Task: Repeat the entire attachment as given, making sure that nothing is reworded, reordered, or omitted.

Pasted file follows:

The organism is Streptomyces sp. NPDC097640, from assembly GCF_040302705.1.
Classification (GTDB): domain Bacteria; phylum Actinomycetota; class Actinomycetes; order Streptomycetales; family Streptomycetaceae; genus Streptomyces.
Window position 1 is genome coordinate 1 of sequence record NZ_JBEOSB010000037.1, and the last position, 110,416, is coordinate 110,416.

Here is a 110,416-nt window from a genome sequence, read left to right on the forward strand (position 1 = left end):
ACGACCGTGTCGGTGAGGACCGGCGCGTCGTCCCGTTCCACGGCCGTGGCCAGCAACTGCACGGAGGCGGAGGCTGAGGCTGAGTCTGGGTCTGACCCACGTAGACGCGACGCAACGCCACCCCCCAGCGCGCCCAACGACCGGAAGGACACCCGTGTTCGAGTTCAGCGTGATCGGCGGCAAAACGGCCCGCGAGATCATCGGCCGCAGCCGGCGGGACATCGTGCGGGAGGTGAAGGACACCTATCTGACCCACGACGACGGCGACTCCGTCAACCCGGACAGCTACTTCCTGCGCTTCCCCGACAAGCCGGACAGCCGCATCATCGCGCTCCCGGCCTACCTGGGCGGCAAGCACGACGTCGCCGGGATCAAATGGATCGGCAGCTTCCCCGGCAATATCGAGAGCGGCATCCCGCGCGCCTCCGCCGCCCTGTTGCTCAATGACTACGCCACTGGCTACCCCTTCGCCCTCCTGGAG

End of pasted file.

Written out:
The organism is Streptomyces sp. NPDC097640, from assembly GCF_040302705.1.
Classification (GTDB): domain Bacteria; phylum Actinomycetota; class Actinomycetes; order Streptomycetales; family Streptomycetaceae; genus Streptomyces.
Window position 1 is genome coordinate 1 of sequence record NZ_JBEOSB010000037.1, and the last position, 110,416, is coordinate 110,416.

Here is a 110,416-nt window from a genome sequence, read left to right on the forward strand (position 1 = left end):
ACGACCGTGTCGGTGAGGACCGGCGCGTCGTCCCGTTCCACGGCCGTGGCCAGCAACTGCACGGAGGCGGAGGCTGAGGCTGAGTCTGGGTCTGACCCACGTAGACGCGACGCAACGCCACCCCCCAGCGCGCCCAACGACCGGAAGGACACCCGTGTTCGAGTTCAGCGTGATCGGCGGCAAAACGGCCCGCGAGATCATCGGCCGCAGCCGGCGGGACATCGTGCGGGAGGTGAAGGACACCTATCTGACCCACGACGACGGCGACTCCGTCAACCCGGACAGCTACTTCCTGCGCTTCCCCGACAAGCCGGACAGCCGCATCATCGCGCTCCCGGCCTACCTGGGCGGCAAGCACGACGTCGCCGGGATCAAATGGATCGGCAGCTTCCCCGGCAATATCGAGAGCGGCATCCCGCGCGCCTCCGCCGCCCTGTTGCTCAATGACTACGCCACTGGCTACCCCTTCGCCCTCCTGGAG